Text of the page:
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Nyaya Ratnakara – Mimamsa Text – Commentary On Kumarila Bhatta

Nyaya Ratnakara is a mimamsa text which is a commentary on Kumarila Bhatta. The celebrated author of Nyaya Ratnakara is Parthasarathi Mishra; the other well-known works of the author are – Sastradipika, Tantraratna (commentary on Tuptika),and Nyayaratnamala, an independent work (with the commentary Nyayaratna of Ramanujacharya.

There is no unanimity of opinion on the date of the Parthasarathi Mishra. He came after Mandana Mishra, who was a contemporary of Adi Shankaracharya. P.V. Kane in his History of Dharmasastra (V. 2. P. 1199), puts him in 900 – 1100 CE. It will not be wrong to place Parthasarathi Mishra in the latter part of the 9th century CE or in the earlier part of the 10th century CE. He was one of the most celebrated adherents of Kumarila Bhatta. According to him, Vedas are to be regarded as eternal and self-validating. The doctrine of self-validity of knowledge is the cornerstone of the Mimamsa system.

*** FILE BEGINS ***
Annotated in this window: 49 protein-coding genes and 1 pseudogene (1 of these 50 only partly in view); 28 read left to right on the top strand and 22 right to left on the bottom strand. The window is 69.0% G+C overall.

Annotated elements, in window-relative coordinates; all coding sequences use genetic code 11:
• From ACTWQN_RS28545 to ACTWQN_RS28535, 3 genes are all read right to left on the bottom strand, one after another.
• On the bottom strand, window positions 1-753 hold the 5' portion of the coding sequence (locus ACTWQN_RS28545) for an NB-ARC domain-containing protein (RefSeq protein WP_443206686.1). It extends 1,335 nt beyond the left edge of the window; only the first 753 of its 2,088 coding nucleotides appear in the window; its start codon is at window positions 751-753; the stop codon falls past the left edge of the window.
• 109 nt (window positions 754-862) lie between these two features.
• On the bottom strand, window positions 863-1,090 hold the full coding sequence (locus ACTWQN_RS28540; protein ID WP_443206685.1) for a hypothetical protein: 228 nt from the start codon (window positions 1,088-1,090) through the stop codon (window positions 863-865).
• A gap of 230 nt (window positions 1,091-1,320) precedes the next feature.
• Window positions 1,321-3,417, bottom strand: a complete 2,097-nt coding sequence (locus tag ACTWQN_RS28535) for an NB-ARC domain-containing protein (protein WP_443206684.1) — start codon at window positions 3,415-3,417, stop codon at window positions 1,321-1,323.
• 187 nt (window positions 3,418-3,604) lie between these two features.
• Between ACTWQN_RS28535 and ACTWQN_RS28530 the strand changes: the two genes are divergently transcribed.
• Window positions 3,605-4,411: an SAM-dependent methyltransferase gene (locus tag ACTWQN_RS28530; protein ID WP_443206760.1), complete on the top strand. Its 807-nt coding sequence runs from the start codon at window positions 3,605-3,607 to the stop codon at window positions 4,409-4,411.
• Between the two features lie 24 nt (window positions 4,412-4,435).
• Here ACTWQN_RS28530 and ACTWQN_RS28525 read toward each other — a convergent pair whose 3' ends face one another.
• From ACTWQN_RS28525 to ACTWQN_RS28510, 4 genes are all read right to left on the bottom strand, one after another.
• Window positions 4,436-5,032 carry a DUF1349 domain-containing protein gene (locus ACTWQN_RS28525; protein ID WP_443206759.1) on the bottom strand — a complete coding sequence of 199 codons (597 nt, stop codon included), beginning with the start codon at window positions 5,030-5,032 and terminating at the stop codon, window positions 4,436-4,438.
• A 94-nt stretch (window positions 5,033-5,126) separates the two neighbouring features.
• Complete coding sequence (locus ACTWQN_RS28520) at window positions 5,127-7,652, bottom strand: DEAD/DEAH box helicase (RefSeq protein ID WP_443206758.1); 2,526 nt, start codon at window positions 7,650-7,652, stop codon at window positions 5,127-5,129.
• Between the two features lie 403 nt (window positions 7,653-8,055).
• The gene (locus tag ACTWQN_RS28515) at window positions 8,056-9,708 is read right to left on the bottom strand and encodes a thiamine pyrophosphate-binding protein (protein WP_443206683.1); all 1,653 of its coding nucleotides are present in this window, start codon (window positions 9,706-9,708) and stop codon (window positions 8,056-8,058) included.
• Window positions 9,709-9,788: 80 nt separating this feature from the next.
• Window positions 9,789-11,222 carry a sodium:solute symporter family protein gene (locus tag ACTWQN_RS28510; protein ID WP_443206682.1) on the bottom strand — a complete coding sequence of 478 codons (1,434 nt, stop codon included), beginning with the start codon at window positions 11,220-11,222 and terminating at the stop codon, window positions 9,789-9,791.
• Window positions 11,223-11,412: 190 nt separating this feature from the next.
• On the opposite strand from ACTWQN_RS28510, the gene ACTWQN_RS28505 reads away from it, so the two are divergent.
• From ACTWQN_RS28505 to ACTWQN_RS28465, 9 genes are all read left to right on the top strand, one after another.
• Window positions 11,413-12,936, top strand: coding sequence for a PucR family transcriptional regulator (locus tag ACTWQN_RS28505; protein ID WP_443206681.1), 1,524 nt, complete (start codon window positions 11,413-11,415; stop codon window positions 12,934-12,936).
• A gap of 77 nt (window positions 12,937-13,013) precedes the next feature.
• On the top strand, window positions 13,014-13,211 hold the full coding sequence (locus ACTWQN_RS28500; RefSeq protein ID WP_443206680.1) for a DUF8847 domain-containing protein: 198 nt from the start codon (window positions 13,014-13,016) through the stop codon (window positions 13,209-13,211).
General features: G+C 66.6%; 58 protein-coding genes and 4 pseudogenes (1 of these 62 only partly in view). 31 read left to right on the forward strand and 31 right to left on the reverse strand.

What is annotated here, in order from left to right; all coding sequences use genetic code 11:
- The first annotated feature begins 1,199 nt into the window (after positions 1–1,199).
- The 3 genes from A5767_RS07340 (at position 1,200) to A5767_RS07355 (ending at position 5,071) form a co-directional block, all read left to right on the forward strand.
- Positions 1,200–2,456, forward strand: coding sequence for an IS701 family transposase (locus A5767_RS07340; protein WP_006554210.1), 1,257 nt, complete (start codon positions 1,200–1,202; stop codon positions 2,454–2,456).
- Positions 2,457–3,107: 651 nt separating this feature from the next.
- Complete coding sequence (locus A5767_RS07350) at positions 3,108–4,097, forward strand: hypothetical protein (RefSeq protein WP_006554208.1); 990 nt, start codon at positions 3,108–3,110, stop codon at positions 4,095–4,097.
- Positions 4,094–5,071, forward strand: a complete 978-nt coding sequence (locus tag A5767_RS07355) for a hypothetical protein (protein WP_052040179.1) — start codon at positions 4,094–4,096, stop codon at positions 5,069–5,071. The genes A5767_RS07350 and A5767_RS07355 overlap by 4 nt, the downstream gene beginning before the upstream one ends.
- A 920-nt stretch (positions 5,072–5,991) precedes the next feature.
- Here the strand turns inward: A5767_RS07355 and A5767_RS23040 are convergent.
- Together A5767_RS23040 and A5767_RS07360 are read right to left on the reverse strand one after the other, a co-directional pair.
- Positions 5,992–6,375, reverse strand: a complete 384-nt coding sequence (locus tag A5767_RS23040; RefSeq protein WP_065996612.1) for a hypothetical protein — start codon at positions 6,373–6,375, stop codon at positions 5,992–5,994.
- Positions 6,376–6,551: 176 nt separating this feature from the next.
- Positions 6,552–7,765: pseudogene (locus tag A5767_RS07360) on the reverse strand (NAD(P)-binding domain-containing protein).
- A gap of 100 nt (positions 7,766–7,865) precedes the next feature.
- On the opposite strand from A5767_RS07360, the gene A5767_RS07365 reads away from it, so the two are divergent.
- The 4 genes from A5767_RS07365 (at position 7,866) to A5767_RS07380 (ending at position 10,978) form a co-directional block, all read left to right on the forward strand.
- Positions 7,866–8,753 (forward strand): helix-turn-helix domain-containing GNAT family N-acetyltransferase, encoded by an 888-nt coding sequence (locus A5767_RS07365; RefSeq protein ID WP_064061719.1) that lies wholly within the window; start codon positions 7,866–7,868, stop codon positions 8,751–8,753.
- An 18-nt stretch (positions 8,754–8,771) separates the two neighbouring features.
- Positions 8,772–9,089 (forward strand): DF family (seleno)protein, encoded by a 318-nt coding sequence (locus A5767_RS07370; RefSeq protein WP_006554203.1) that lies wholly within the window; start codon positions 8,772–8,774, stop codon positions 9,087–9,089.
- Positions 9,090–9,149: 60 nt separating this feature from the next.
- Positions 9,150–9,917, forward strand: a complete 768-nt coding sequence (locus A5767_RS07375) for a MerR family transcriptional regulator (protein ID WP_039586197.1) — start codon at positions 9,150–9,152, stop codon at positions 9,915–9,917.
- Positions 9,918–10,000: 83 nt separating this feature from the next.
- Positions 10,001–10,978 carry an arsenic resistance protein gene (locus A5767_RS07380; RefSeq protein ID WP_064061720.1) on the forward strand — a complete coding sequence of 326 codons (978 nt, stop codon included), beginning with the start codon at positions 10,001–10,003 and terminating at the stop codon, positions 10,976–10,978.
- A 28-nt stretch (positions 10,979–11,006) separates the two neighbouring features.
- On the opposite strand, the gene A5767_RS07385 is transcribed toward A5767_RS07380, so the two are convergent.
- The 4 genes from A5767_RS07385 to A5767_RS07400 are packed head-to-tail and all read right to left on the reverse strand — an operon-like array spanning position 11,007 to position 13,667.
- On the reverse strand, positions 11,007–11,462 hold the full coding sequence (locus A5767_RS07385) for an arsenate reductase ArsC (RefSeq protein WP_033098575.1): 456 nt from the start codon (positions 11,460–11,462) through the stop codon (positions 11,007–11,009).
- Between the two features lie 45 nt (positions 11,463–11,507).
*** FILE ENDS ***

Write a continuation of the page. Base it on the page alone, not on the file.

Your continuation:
The Bhatta School speaks of six legitimate ways of knowing (pramanas), pratyaksha (perception), anumana (inference), sabda or aptavacana (verbal testimony), upamana (comparison), arthapatti (presumption), and anupalabadhi or abhava (non-apprehension).

The Prabhakara School does not accept abhava as one of the pramanas. According to Parthasarathi Mishra, the valid apprehension is that which is free from discrepancies, apprehending thins not previously apprehended (Sastradipika). According to Sutra (4.1.188), followed by Sabara,Prabhakara, and Kumarila, actions may be undertaken either for the sake of the agent (purushartha) or for the sake of the offering (kratvartha), while Parthasarathi adds a third class of those which are not for the purpose, giving as an instance the Agnyadhana, the piling of the sacred fire.